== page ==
The US State Department issued a report documenting violations of religious freedoms in Bahrain and the wide use of religious discrimination to maintain power and practice interfaith coexistence to obscure violations.
This report included around 51 specific individual cases of religious repression, discrimination, or harassment perpetrated by the Government of Bahrain during 2021. Almost all of these crimes were committed against Shia Muslims, and nearly all were politically motivated.
The opening and independent sentence in the Government Practices section of the report refers to Bahrain’s authoritarianism: “Since religion and political affiliation are often closely linked, it has been difficult to classify many incidents as based solely on religious identity.” However, the monarchy also pursues religious discrimination as political control.
The report notes that “the government continued to discriminate against Shia citizens and grant preferential treatment to Sunni citizens for scholarships and positions in the Ministry of Interior and the military.”
Religious discrimination against Shi’a Muslims has resulted in a discriminatory imbalance in the workforce, the military, political bodies, and civil society. The persistently high unemployment rates, the limited possibilities for upward social mobility, and the weaker socio-economic status of this sect compared to the Sunnis are the best evidence of the religious discrimination that the Shiites suffer from in the country.
The report said that religious discrimination by the Sunni monarchy against Shiite citizens is so severe that it has been brought up in meetings between US government officials, the chargé d’affaires and other embassy representatives with senior government officials.
In its report, the State Department acknowledged that US officials “called on the government to pursue political reforms that would take into account the needs of all citizens, regardless of their religious affiliation.”
He said that the ruling family in Bahrain, the Al Khalifa family, are Sunni Muslims. But, at the same time, most of the country’s citizens (about 65%, according to the Ministry of Foreign Affairs) are Shiite Muslims.
Between the country’s constitution and Islamic law, Bahrain’s citizens enjoy on paper the rights and guarantees of freedom of opinion, freedom to perform religious rites, and freedom to express and disseminate ideas.
In practice, however, these rights either do not exist or are selectively protected by the government. Moreover, the government’s long list of abuses, many of which are identified in the State Department’s report, could lead a reasonable observer to conclude that the rights enshrined in the country’s laws are camouflaged to give the Bahraini ruling family access to the benefits of relations with Western countries.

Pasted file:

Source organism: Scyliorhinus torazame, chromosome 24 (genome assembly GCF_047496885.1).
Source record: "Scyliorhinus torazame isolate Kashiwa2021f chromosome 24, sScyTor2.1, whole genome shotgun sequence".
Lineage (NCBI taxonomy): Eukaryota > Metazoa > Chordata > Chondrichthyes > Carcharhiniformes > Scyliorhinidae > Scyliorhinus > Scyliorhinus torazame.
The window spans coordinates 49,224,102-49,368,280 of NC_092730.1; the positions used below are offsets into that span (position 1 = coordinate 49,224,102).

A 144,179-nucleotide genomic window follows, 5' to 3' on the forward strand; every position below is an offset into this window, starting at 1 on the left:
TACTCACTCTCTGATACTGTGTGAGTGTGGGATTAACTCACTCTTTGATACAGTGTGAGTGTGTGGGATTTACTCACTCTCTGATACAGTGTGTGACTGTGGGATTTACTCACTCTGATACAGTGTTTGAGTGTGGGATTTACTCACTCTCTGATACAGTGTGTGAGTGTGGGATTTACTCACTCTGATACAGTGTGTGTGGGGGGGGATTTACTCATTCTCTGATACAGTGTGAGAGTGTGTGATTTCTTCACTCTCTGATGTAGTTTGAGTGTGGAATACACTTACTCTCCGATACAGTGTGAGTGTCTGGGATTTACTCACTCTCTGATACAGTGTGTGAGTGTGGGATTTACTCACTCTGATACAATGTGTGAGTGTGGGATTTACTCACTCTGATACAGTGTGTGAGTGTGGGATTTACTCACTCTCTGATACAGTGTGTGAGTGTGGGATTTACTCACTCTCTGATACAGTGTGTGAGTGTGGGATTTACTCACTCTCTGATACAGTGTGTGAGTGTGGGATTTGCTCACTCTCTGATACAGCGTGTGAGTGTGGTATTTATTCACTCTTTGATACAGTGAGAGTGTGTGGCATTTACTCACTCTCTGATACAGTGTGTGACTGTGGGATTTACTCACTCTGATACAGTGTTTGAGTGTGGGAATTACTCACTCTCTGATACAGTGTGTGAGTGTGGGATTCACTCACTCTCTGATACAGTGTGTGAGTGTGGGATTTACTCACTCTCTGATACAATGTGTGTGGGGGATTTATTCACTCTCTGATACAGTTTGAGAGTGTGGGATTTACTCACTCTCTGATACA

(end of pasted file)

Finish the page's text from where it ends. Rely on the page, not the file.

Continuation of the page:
The State Department report notes government interference and harassment of Shiite worshipers during one of the most important days of the Shiite religious calendar, the Ashura commemoration.
The report also notes criticism of the government for removing Ashura banners and “summoning Shiite leaders for questioning in connection with the sermons they gave on that commemoration.”
The report stated that the government investigated 100 citizens and arrested three on charges of “practising their religious rites” in 45 government operations to stop Shiite religious rites.
The State Department provides multiple details of how the government “effectively suppressed and expressed Ashura practices,” denied Shia prisoners the right to commemorate the occasion, punished those who insisted on performing their religious rituals and held them in isolation from contact with their families.
During Ramadan, the report notes that one NGO recorded “one incident of harassment, one incident of threats, and nine incidents in which the authorities prevented the practice of religious rites.”
The government’s justification for this religious repression was based on the prevention of the coronavirus. However, the State Department report includes an account of the king’s son, Sheikh Nasser bin Hamad Al Khalifa, publicly “joining the Indian Onam festival among large crowds and without taking any apparent public health measures.”